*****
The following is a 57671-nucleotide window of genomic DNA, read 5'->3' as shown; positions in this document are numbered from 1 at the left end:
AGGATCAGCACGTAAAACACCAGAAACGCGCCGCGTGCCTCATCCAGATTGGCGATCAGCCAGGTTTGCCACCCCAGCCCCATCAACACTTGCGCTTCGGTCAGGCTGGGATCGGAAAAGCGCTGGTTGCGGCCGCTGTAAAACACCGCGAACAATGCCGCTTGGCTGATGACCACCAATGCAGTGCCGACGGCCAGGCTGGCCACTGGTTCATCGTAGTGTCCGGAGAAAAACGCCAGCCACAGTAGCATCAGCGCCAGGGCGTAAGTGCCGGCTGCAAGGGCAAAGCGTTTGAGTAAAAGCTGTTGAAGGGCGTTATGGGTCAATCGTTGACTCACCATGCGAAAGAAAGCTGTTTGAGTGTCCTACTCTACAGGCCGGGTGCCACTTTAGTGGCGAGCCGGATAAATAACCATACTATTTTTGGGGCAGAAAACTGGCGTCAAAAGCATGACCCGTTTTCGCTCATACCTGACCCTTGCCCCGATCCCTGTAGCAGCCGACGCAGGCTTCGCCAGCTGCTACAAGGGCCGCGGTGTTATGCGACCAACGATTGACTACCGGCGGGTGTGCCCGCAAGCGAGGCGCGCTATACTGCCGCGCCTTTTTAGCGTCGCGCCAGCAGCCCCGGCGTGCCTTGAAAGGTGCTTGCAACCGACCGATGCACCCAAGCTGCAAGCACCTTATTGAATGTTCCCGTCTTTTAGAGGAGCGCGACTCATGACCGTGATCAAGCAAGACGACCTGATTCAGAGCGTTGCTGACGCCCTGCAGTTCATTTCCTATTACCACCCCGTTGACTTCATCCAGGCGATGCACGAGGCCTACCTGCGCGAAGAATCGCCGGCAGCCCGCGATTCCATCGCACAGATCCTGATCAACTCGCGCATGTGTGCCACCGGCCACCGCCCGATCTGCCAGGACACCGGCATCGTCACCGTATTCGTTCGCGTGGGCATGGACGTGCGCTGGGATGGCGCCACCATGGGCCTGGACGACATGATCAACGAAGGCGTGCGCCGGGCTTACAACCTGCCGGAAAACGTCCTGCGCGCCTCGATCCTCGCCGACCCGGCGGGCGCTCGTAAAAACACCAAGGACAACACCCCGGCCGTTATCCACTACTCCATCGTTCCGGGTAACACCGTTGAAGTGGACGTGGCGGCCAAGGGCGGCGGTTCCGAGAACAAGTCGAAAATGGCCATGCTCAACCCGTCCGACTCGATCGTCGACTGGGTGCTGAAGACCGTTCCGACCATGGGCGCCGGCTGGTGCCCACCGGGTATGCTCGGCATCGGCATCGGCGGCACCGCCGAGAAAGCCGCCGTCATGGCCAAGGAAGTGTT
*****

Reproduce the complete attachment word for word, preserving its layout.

The following is a 57671-nucleotide window of genomic DNA, read 5'->3' as shown; positions in this document are numbered from 1 at the left end:
AGGATCAGCACGTAAAACACCAGAAACGCGCCGCGTGCCTCATCCAGATTGGCGATCAGCCAGGTTTGCCACCCCAGCCCCATCAACACTTGCGCTTCGGTCAGGCTGGGATCGGAAAAGCGCTGGTTGCGGCCGCTGTAAAACACCGCGAACAATGCCGCTTGGCTGATGACCACCAATGCAGTGCCGACGGCCAGGCTGGCCACTGGTTCATCGTAGTGTCCGGAGAAAAACGCCAGCCACAGTAGCATCAGCGCCAGGGCGTAAGTGCCGGCTGCAAGGGCAAAGCGTTTGAGTAAAAGCTGTTGAAGGGCGTTATGGGTCAATCGTTGACTCACCATGCGAAAGAAAGCTGTTTGAGTGTCCTACTCTACAGGCCGGGTGCCACTTTAGTGGCGAGCCGGATAAATAACCATACTATTTTTGGGGCAGAAAACTGGCGTCAAAAGCATGACCCGTTTTCGCTCATACCTGACCCTTGCCCCGATCCCTGTAGCAGCCGACGCAGGCTTCGCCAGCTGCTACAAGGGCCGCGGTGTTATGCGACCAACGATTGACTACCGGCGGGTGTGCCCGCAAGCGAGGCGCGCTATACTGCCGCGCCTTTTTAGCGTCGCGCCAGCAGCCCCGGCGTGCCTTGAAAGGTGCTTGCAACCGACCGATGCACCCAAGCTGCAAGCACCTTATTGAATGTTCCCGTCTTTTAGAGGAGCGCGACTCATGACCGTGATCAAGCAAGACGACCTGATTCAGAGCGTTGCTGACGCCCTGCAGTTCATTTCCTATTACCACCCCGTTGACTTCATCCAGGCGATGCACGAGGCCTACCTGCGCGAAGAATCGCCGGCAGCCCGCGATTCCATCGCACAGATCCTGATCAACTCGCGCATGTGTGCCACCGGCCACCGCCCGATCTGCCAGGACACCGGCATCGTCACCGTATTCGTTCGCGTGGGCATGGACGTGCGCTGGGATGGCGCCACCATGGGCCTGGACGACATGATCAACGAAGGCGTGCGCCGGGCTTACAACCTGCCGGAAAACGTCCTGCGCGCCTCGATCCTCGCCGACCCGGCGGGCGCTCGTAAAAACACCAAGGACAACACCCCGGCCGTTATCCACTACTCCATCGTTCCGGGTAACACCGTTGAAGTGGACGTGGCGGCCAAGGGCGGCGGTTCCGAGAACAAGTCGAAAATGGCCATGCTCAACCCGTCCGACTCGATCGTCGACTGGGTGCTGAAGACCGTTCCGACCATGGGCGCCGGCTGGTGCCCACCGGGTATGCTCGGCATCGGCATCGGCGGCACCGCCGAGAAAGCCGCCGTCATGGCCAAGGAAGTGTT